Thus, the project was shelved in 2016 after its first pilot test in developing markets. One of the reasons cited by Google was also to focus instead on the company unifying its hardware line.
It’s a shame that Project Ara didn’t work out. Modular smartphones promise a greater level of innovation and sustainability for the industry. We hope to see them take off in the future!
Boom or Bust?
The following ideas hold great allure, but will they stand the test of time? Let’s take a look at some of this decade’s most promising ideas.
AI is everywhere! The emergence of AI language models such as OpenAI’s ChatGPT, and Google’s Bard have much to say on the way users are embracing this new frontier in technology. AI tech has now entered the creative industries and is being utilized in everything from graphic design to music production.
The dataset used to train the AI defines how good the results are. Language models such as ChatGPT, despite not being able to provide qualitative judgements, are trained on large datasets of text. Resultantly, if the data contains biases, then the AI will replicate and amplify those biases within its outputs.
Microsoft’s Chatbot, Tay, is the perfect case study of how AI can be used to reinforce bias and fuel hate speech.
Tay was launched in 2016 in an attempt to test conversational language. The launch started off innocently enough but was misused by users to the extent that Microsoft was forced to call off the project within 16 hours.
“Tay” went from “humans are super cool” to full nazi in <24 hrs and I’m not at all concerned about the future of AI pic.twitter.com/xuGi1u9S1A
— gerry (@geraldmellor) March 24, 2016
Given that the data used to train the model included biases and harmful language, Tay began to parrot offensive, racist, and controversial remarks fed to it by users. With no filtration system in place, Tay quickly came to embody the worst traits of humanity.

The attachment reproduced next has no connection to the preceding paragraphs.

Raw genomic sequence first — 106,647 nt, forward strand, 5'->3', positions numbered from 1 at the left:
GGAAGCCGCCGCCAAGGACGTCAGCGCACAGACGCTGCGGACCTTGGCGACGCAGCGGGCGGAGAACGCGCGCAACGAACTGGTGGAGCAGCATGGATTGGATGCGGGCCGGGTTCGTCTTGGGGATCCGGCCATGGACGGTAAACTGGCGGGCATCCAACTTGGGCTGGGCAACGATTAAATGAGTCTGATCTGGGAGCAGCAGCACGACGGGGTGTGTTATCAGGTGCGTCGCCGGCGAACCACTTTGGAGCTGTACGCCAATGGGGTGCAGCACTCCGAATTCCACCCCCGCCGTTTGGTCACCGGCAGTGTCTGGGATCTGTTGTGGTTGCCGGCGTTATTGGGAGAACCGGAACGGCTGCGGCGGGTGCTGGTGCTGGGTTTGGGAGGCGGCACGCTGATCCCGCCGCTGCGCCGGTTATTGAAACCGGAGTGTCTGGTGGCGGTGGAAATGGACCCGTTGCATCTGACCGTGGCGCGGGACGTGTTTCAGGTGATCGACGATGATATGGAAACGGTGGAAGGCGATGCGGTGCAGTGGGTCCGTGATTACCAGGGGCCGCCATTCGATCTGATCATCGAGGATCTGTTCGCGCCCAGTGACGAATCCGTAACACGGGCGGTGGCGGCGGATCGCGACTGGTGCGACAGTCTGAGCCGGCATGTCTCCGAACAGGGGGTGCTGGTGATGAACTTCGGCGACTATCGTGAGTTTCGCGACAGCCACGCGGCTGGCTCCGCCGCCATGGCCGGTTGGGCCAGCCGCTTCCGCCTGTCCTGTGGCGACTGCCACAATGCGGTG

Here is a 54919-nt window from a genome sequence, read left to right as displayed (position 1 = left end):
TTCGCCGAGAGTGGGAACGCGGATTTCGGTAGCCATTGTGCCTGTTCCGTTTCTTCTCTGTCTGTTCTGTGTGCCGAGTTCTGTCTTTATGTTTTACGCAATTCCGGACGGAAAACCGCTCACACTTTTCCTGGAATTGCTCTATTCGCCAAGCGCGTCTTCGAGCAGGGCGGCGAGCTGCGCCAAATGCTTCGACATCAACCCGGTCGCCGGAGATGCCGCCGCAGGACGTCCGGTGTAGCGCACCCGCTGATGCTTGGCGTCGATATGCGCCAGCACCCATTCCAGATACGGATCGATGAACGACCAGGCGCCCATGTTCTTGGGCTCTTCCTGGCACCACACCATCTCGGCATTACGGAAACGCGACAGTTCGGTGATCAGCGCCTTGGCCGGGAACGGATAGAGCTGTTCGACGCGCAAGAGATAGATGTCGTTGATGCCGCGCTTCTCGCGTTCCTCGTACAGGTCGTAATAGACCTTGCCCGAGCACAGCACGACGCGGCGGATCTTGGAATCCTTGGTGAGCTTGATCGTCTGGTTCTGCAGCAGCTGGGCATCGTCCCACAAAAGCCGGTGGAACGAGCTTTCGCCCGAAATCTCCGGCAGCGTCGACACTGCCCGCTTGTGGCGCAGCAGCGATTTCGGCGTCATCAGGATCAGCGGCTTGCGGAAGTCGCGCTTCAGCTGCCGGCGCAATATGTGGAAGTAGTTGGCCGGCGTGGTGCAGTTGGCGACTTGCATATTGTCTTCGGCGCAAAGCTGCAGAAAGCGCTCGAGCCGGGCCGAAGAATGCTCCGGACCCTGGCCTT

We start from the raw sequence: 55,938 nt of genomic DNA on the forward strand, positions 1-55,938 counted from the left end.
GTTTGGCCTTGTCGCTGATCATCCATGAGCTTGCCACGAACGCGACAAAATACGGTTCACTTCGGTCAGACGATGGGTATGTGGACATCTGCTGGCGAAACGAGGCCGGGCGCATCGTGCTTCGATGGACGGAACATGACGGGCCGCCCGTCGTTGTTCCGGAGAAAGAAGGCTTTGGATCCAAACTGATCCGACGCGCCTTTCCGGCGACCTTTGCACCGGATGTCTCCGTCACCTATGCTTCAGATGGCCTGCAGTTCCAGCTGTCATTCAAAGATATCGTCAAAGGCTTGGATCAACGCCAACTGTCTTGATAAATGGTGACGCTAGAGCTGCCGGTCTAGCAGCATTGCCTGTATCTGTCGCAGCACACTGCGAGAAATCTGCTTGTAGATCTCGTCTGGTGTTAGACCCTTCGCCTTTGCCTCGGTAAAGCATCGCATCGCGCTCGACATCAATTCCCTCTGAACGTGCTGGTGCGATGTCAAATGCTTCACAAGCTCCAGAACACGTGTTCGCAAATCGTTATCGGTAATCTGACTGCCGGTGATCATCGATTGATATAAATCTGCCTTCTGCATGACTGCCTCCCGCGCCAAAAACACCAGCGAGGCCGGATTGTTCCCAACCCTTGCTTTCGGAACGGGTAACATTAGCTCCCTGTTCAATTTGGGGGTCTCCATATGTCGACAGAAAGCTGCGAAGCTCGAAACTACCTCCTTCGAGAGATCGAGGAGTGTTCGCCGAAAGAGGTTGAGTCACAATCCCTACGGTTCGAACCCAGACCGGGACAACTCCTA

Tay is a reminder of the challenges and limitations of AI, and the need to develop responsible and trusted ethical systems in AI tech. Moreover, biases differ cross-culturally which begs the question – to what extent can we mitigate algorithmic biases in language learning models?
The global crypto landscape has taken a bit of a nosedive lately with the sobering news of the FTX collapse. While we may not be so quick as to call this the end, many have been left feeling apprehensive regarding the lack of regulation when it comes to scamming and illegalities within the crypto landscape.
This is apparent even in a nascent crypto landscape such as Pakistan, where Waqar Zaka – Pakistan’s self-declared crypto expert – is being investigated for crypto trading-related fraud.
Moreover, attempts to combat inflation have caused bitcoin prices to fall under $16,000. According to Forbes, this has wiped out around $2 trillion from the Bitcoin, Ethereum and crypto markets. In light of a recent G20 meeting, crypto faces a ban threat if strict regulations are not implemented.
As with cryptocurrency, many have been quick to declare NFTs as dead. NFTs enjoyed their boom in 2021 but the hype has since then died down, with the market quickly shrinking. The buying and selling of NFTs are also deeply tied to fluctuations within crypto and a lack of liquidity.
Pakistan’s NFT landscape is a relatively new one, with potential for greater and more widespread use. Pakistani NFT communities are still on the rise, with the Islamabad United cricket team announcing NFT collectible cards in lieu of the PSL matches.
However, experts argue that NFTs may well evolve into an asset class of their own through fractionalization. This allows for multiple ownerships of the same NFT. This could enable the democratization of NFTs and also solve the liquidity problem.
Only time will tell how such experimentation will impact the future of the NFT market. Will they evolve or become another name to add to the list of failed ideas?
Immersive reality offer an exciting future for many industries, VR and AR headsets themselves leave a lot to be desired for. The relatively lower price points for headsets have been a massive attraction for most users but they come with a considerable list of grievances.
Users have complained about how some headsets are heavy and uncomfortable.
Typical side effects of using VR headsets can also include loss of spatial awareness, near-sightedness, headaches, motion sickness, and trouble with hand-eye coordination for children. These are only a few of the side effects listed in Oculus’ VR safety warnings. While AR is here to stay, the headsets may need a revamp!